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Wednesday, Sep 28, 2022

Panthers Roll Bowdoin 27-5 in Season Opener

McCallum Foote ’14 threw for 362 yards and three touchdowns and the defense forced four turnovers and allowed just three  points as the Middlebury football team kicked off 2013 where it left off in 2012 with a 27-5 victory over a toothless Polar Bear team. The Panthers lacked the polish and the dominance they exhibited a season ago, hardly surprising given the substantial turnover the team sustained, having lost 13 starters — six on offense and seven on defense — from the 2012 team.

After Middlebury received the opening kickoff, Foote engineered a ruthlessly efficient first drive, completing five of six passes for 62 yards, targeting his tight end Billy Sadik-Khan ’14 three times — all completions — for 34 yards, including an eight-yard touchdown toss.

Sadik-Khan, a wide receiver who had struggled with preseason injuries throughout his career made the transition to tight end during the offseason.

“During the offseason we thought it might be worth looking at him at tight end, given what we ask tight ends to do, and it’s worked out great,” said head coach Bob Ritter. “He’s always had good abilities, good hands and he’s gotten stronger in the offseason so he can handle some of the blocking assignments that we have.”

While the offense sputtered after the first drive, Middlebury’s defensive unit made a number of crucial stops early to maintain the lead. After penalties derailed Bowdoin’s first offensive possession, the Polar Bears picked up a pair of first downs on their second possession before Middlebury linebacker Zach Faber ’14 crashed down off the edge on a third-and-three play to halt Polar Bears’ running back Trey Brown in his tracks, six yards behind the line of scrimmage.

Bowdoin recovered with a superb special teams play, downing the subsequent punt inside Middlebury’s two-yard line after a 49-yard boot from punter Andrew Murowchick.

Facing the prospect of moving the ball from the shadow of his team’s end zone, head coach Bob Ritter called a running play that was snuffed out by First-Team All-NESCAC linebacker Griffin Cardew resulting in a safety and the game’s first points for the Polar Bears.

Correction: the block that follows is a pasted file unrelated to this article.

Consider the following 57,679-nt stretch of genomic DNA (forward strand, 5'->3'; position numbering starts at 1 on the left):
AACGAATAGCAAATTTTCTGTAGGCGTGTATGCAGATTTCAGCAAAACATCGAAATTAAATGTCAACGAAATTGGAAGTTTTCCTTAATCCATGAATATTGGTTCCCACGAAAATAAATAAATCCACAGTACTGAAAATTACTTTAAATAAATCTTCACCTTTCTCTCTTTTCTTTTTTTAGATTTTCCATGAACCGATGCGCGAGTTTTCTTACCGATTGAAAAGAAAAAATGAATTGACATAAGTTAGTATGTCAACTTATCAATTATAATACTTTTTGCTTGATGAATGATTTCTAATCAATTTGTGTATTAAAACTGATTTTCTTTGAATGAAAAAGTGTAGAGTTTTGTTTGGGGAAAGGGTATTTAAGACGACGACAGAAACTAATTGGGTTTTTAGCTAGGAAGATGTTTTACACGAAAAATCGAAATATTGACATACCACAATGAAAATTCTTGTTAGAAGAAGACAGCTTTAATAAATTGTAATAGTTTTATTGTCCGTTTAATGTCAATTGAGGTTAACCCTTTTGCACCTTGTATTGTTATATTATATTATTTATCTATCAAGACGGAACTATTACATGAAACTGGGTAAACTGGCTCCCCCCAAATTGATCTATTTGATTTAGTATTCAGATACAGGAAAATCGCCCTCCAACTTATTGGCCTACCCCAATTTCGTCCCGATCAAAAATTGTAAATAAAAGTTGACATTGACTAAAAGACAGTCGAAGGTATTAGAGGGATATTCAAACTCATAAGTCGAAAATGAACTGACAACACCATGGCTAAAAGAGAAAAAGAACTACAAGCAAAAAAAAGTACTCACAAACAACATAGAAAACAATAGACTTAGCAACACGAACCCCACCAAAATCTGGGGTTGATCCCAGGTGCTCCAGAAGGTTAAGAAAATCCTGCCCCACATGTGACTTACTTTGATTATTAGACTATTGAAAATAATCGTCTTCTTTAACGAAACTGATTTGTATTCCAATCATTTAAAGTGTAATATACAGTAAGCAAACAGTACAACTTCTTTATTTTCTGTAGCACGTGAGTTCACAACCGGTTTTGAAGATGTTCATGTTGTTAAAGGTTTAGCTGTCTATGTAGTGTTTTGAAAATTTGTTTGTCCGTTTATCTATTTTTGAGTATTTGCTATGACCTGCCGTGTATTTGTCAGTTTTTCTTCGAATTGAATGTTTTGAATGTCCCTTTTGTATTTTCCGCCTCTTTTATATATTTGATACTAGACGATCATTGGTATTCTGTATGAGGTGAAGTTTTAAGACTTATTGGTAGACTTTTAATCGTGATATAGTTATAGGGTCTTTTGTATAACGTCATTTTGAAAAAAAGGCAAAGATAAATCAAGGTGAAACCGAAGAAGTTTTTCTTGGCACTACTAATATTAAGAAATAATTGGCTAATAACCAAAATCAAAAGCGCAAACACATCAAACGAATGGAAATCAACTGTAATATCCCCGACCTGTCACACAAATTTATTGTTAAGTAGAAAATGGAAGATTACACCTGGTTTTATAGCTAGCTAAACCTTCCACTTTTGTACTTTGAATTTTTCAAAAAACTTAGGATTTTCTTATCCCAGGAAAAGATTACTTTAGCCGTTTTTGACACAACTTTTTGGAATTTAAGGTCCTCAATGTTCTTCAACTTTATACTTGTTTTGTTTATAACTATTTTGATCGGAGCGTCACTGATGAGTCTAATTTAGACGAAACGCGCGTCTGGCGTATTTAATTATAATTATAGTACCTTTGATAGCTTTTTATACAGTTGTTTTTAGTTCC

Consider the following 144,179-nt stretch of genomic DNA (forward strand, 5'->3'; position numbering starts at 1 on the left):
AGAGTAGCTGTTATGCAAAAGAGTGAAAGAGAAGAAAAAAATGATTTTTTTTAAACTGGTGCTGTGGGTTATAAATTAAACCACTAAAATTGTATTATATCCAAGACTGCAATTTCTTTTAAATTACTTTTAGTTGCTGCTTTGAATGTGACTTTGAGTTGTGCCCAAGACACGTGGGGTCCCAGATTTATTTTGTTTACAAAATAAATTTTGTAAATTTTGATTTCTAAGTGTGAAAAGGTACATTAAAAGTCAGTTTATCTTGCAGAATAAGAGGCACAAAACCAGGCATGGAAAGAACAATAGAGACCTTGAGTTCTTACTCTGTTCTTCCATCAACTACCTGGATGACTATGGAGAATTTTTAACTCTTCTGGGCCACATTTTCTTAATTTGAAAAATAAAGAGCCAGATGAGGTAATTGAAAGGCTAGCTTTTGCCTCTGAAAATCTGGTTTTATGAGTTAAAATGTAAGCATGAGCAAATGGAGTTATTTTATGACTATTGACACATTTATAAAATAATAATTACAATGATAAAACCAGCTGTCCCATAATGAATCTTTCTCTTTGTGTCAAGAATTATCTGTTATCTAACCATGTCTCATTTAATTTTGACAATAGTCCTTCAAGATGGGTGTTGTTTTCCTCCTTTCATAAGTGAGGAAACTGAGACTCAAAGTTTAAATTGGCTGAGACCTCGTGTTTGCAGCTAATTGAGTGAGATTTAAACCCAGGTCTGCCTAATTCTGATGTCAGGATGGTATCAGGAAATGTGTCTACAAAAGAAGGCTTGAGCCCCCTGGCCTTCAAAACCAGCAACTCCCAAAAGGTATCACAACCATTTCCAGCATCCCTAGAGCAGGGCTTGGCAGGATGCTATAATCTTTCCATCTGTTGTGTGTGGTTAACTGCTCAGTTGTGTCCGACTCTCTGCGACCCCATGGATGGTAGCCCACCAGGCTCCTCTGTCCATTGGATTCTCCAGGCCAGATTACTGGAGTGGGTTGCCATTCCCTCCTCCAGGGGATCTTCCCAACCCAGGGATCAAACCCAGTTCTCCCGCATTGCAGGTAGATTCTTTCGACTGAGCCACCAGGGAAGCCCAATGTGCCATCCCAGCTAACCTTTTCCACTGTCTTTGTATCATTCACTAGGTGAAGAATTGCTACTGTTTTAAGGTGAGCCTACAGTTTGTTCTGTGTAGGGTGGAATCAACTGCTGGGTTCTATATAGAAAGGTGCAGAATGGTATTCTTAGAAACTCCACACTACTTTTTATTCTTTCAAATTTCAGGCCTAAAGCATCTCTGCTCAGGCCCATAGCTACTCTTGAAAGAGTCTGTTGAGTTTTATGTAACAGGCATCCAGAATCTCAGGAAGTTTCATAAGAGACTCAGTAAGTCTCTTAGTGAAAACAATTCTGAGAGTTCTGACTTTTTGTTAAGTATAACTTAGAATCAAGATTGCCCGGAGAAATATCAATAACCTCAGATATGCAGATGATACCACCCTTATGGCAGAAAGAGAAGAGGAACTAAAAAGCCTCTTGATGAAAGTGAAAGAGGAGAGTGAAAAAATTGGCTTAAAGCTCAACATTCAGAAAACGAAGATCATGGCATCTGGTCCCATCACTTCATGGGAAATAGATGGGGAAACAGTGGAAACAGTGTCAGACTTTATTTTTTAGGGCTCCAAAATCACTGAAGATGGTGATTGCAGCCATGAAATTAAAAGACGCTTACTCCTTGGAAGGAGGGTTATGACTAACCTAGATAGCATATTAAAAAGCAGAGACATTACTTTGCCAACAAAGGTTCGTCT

Bowdoin then executed its most successful drive of the game, taking the free kick after the safety and marching 55 yards on 14 plays, including a crucial fourth-and-one conversion before stalling at the Middlebury five-yard line and settling for a field goal — the team’s only offensive score — to cut the Middlebury lead to two.

The Bowdoin threat seemed to reignite Foote and the Middlebury offense, which unveiled a new wrinkle in first-year running back Joey Zelkowitz ’17, who caught a pair of passes from Foote in a span of three plays, employing a series of cuts and jukes to weave his way through the Bowdoin defense. Two plays after catching a swing pass that he turned into a 12-yard gain, Zelkowitz slipped through the Bowdoin front four, setting up a well-timed screen pass from Foote, and waltzed, untouched into the end zone for his first career touchdown, increasing the Panthers’ lead to 14-5.

“We expect a lot from Joey,” Foote said. “He’s a little water bug, definitely a quick kid. He adds an element to our offense that we haven’t seen in years past.”

“He’s a really quick-twitch, very great straight-ahead speed, but also can make guys miss — he’s very hippy,” Ritter said. “We haven’t really had a back like that in a long time. When he gets in some space it’s going to be fun to watch.”

The Middlebury defense held Bowdoin to just 27 total yards over the next two series, but the offense failed to capitalize on two opportunities to put the game out of reach. Foote threw interceptions on consecutive possessions, the second on a screen pass to Zelkowitz, who tipped the ball into the air and into the waiting arms of Bowdoin linebacker Joe Cleary.